Shares surge after Tory poll win
Shares surged today as a surprise outright victory for the Conservatives cheered the City and dispelled expectations of weeks of uncertainty.
The FTSE 100 Index was up by more than 150 points, or over 2%, during the session, meaning Britain's biggest listed companies together added nearly £40 billion in value as energy firms, banks and estate agents all performed strongly.
However, some economists pointed to concerns about the result further down the line, particularly with the Conservatives' pledge to hold an in/out referendum on EU membership.
British Gas owner Centrica added 7% as Labour's defeat ended the possibility of an energy price freeze and tighter regulation. Analysts at HSBC upgraded the stock on the basis of "diminished political risk".
Banks were buoyed as the threat of an increased banking levy and bonus tax under Ed Miliband was ruled out.
State-backed lenders Lloyds and Royal Bank of Scotland rose by 6% and 5%.
Meanwhile retailers such as Sports Direct - up 5% - were buoyed by the fact that Labour plans to end zero-hour contracts and lift the minimum wage would not come to pass.
The mood was more broadly positive because David Cameron's smooth transition to a second term in Downing Street avoided the previously expected scenario that there would be no clear winner today, and weeks of political horse-trading to follow.
Sentiment was also lifted by the prospect of no change to tax and spending policies and the disappearance of the spectre of an uneasy parliamentary arrangement between a minority Labour government and the Scottish National Party.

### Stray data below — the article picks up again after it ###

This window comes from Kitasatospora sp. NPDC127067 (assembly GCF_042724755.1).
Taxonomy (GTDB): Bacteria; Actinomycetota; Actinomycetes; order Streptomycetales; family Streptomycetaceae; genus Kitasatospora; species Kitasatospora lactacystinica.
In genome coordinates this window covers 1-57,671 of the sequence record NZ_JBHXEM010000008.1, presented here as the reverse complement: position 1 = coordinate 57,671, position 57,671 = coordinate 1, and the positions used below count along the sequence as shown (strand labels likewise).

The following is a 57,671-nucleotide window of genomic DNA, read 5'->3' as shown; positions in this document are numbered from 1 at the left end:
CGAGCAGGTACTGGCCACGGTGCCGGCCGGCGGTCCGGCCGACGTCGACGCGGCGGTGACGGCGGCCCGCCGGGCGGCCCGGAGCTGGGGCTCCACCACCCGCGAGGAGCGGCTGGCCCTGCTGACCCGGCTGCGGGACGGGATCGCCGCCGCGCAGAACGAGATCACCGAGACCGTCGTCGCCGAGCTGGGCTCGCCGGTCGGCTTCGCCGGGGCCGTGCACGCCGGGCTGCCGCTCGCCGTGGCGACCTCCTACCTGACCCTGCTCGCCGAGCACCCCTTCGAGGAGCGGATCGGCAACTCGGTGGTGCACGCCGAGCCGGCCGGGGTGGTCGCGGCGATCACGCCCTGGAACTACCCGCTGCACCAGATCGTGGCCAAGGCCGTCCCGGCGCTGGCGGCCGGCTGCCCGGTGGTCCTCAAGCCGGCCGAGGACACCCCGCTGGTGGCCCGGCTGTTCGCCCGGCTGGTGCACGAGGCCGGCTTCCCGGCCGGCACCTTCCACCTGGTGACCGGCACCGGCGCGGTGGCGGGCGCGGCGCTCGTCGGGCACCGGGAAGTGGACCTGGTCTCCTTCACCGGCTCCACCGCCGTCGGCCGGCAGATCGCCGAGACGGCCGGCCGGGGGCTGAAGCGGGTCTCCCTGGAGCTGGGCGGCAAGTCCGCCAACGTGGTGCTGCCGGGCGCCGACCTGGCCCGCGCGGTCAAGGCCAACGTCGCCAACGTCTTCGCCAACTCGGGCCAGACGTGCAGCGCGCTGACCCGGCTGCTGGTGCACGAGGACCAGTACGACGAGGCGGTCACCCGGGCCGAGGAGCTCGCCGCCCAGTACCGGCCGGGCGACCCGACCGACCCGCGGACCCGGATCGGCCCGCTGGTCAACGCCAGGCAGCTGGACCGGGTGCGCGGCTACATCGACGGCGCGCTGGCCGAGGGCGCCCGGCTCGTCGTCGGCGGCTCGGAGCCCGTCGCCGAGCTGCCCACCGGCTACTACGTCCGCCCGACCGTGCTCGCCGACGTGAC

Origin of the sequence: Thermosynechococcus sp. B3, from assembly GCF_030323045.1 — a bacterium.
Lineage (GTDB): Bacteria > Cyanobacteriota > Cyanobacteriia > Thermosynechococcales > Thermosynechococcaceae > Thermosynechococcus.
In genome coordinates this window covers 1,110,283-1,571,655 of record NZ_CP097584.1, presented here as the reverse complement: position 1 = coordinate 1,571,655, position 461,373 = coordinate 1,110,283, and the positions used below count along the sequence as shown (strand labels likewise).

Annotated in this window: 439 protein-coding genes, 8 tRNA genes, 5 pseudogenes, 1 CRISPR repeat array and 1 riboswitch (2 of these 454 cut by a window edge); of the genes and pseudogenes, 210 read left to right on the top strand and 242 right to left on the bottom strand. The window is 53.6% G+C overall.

Sterling rose sharply as the prospect of uncertainty faded. The pound climbed above 1.55 US dollars overnight, its highest level against the greenback since the end of February, before edging back to 1.54.
It rose above 1.38 against the euro before settling back to 1.37.
Vicky Redwood, chief UK economist at Capital Economics, said: "The result removes the risk that the economy suffers a prolonged period of political uncertainty."
Scotiabank's Alan Clarke said the result should mean "the half-finished job of closing the budget deficit and getting the Government debt burden on a downward burden can be continued".
However he said the biggest market concern over the next two years would be the prospect of an EU referendum as promised by Mr Cameron. Meanwhile, the UK looked set to face the "mother of all fiscal tightenings in about a year's time".
Andrew Wells, global chief investment officer of Fixed Income at Fidelity Worldwide Investment, said that "on the face of it" the result would be positive for sterling and Government bonds.
"However as the dust settles the change in Scotland will have to be closely followed.
"Whilst the Scottish nationalists did not campaign on a ticket of devolution, the magnitude of support for them must herald change in the future, and this will cause greater uncertainty.
"The other danger is that a slim majority, with no significant coalition could always see us back at the polls in a short period of time and markets will be wary of that situation."
HSBC economists Simon Wells and Liz Martins said the European referendum and the SNP's virtual clean-sweep in Scotland were the two big medium-term implications of the result.
"The economic implications of a possible British EU exit could be far-reaching and the BoE [Bank of England] may soon be turning its attention to the regulatory and financial stability implications of such a scenario.
"The huge gains made by the SNP once again call into question the future of the UK itself. If Scotland were to vote to stay in the EU, but the rest of the UK were to opt to leave, pressure to break up the union could increase further."